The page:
Health knowledge and news provided by doctors.

Consumer Reports' Tea IQ Quiz Offers Healthy Advice

Tim Boyer's picture
Green Tea

The reported benefits of drinking tea are numerous; however, many people have mistaken beliefs concerning tea and are unaware that drinking some teas can actually increase your risk of cancer or having a miscarriage. Test your knowledge of what you know (or think you know) about tea with a tea IQ quiz from Consumer Reports, and also find out what teas and their risks you should be aware of.

Consumer Reports Tea IQ Quiz

1. What is green tea?
A. Tea made from certain varieties of grass grown in mountainous regions of Asia.
B. The first crop of the black tea plant.
C. The top two leaves and bud of the Chinese White Pine tree.
D. Like all true teas, it comes from the Camellia sinensis plant. Green tea, however, is processed immediately to preserve the grassy or vegetal character of the plant.

Answer: D. All true tea originates from the same plant--Camellia sinensis. Differences between teas designated as "black" or "green," for instance, are due to processing, which imparts distinctive flavor characteristics. Herbal teas are not true teas at all, but rather are made from flowers, roots, barks, berries, etc.

2. Aside from water, what is the world's most widely consumed beverage?
A. Wine.
B. Carbonated soft drinks.
C. Tea.
D. Coffee.

Answer: C. Tea.

3. Which of the following products contains the least caffeine?
A. A mug of regular coffee.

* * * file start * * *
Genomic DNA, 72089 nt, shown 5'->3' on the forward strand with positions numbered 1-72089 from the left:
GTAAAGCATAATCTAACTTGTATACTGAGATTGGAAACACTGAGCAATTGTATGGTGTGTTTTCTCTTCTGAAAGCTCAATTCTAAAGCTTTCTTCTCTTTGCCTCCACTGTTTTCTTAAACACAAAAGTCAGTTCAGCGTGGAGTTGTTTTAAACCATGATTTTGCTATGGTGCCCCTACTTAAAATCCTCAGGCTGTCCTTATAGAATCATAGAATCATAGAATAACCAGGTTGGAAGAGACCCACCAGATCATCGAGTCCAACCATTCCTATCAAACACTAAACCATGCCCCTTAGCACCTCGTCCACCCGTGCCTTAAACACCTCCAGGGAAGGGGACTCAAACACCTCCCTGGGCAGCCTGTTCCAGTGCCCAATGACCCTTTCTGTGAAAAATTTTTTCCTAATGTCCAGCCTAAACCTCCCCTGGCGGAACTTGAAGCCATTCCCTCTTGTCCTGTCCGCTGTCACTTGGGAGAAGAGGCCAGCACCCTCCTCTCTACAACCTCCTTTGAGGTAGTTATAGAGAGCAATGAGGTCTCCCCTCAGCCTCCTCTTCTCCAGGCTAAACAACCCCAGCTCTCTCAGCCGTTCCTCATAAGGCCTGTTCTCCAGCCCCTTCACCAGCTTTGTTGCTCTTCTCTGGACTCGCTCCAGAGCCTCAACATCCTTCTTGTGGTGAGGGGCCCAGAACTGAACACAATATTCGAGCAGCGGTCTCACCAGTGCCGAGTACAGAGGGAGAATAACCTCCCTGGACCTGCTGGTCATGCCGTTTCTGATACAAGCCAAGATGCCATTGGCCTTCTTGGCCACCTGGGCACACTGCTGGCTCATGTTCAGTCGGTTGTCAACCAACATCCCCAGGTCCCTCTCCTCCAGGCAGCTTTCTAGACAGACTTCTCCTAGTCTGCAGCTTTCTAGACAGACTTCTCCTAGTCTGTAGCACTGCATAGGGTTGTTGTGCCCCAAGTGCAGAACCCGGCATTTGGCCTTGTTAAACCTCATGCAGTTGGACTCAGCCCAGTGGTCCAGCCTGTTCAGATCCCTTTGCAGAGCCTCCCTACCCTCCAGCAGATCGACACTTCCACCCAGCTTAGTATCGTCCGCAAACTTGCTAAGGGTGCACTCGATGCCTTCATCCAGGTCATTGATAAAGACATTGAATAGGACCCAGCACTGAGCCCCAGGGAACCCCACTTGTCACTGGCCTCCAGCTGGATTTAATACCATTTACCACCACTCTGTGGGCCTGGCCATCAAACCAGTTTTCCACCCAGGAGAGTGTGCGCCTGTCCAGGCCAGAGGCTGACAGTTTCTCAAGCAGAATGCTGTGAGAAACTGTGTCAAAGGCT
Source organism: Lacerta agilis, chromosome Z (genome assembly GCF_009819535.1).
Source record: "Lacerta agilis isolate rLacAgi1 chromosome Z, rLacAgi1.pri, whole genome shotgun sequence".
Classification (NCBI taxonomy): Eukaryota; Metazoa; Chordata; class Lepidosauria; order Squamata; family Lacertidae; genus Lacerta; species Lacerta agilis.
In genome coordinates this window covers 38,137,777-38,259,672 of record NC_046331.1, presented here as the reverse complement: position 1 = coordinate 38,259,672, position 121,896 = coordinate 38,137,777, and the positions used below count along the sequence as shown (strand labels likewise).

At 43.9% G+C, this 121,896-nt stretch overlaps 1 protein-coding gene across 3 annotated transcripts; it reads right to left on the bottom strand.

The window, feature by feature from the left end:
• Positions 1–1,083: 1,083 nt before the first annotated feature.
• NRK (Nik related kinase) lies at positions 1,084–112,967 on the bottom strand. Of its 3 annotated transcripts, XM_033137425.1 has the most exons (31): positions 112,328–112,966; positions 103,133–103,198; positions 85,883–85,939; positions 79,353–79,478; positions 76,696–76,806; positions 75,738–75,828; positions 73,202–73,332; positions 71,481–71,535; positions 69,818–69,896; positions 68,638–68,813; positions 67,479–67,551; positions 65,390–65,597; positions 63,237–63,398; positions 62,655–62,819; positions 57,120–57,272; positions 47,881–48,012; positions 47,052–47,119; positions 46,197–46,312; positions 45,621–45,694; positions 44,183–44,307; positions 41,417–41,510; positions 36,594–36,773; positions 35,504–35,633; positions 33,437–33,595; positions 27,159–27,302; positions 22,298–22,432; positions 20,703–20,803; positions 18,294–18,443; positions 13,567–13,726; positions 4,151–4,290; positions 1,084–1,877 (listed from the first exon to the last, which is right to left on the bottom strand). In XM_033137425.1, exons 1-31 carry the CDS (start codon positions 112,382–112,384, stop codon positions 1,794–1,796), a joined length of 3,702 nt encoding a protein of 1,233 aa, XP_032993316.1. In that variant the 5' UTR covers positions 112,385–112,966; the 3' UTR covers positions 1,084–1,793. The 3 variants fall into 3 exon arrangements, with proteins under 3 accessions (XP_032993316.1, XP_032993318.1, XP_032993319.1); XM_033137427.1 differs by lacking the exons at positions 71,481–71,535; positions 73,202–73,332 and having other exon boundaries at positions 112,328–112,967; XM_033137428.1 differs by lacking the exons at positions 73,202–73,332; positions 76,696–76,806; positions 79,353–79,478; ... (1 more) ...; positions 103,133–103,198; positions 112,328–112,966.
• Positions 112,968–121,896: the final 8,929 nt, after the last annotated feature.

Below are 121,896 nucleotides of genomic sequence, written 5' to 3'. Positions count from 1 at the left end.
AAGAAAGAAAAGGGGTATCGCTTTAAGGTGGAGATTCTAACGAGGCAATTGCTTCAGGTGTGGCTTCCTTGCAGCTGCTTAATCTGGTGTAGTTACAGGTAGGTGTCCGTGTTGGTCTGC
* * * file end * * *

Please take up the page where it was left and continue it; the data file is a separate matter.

B. A bottle of Coca-Cola.
C. A mug of green tea.
D. A mug of black tea.

Answer: C. A mug of green tea, which typically contains about 14 to 37 milligrams (mg) per 8 fluid ounces (a standard-sized mug) vs. around 50 mg for black tea, approximately 140 mg for regular coffee, and about 62 mg for a typical 20-oz. bottle of Coca Cola.

4. Which country is the main supplier of tea to the U.S.?
A. Argentina.
B. China.
C. Japan.
D. India.

Answer: A. Argentina. That nation produces the bulk of the tea consumed in the U.S., which is primarily of the black variety and served iced or chilled. Green tea comes mainly from China and Japan.

5. Antioxidants may help prevent many chronic diseases such as cancer. A single serving of which of the following products typically scores the highest when antioxidant activity is measured?
A. An apple.
B. A carrot.
C. Green tea.
D. White wine.

Answer: C. Green tea. Though antioxidant levels vary, green tea scores higher than many other foods and beverages when antioxidant activity (or potency) is measured.

6. What is the typical shelf life of any loose or bagged tea from the time it's picked until it noticeably loses flavor?
A. Tea will last practically forever as long as it's kept away from moisture.
B. One year.
C. Five years.
D. Forever. Tea is not perishable.

Answer: B. One year. While tea doesn't "spoil," it will lose flavor over time.

7. What are the best storage conditions for tea?
A. In an open or breathable plastic container on the counter.
B. In a dry cupboard such as a spice cabinet.
C. Wrapped well and stored in the freezer.
D. In a sealed glass, ceramic, or metal container away from highly aromatic foods.

Answer: D. A sealed nonplastic container. Plastic can impart its flavor to your tea. Tea is also highly absorbent of other aromas, such as spices and seasonings. Tea should not be stored in the refrigerator or freezer; it is best kept at room temperature.

Follow eMaxHealth on YouTube, Twitter and Facebook.
Please, click to subscribe to our Youtube Channel to be notified about upcoming health and food tips.

8. What is orange pekoe tea?
A. A tea from the Pekoe region of China.
B. The term refers to the size of the leaf.
C. A scented tea imbued with aromatics from having been cultivated alongside orange trees.
D. A tea given by the emperor of Japan to the British Earl of Orange in the 12th century.

Answer: B. Orange pekoe is a grade of tea-leaf size.

9. What is the best method of preparing loose leaf green tea?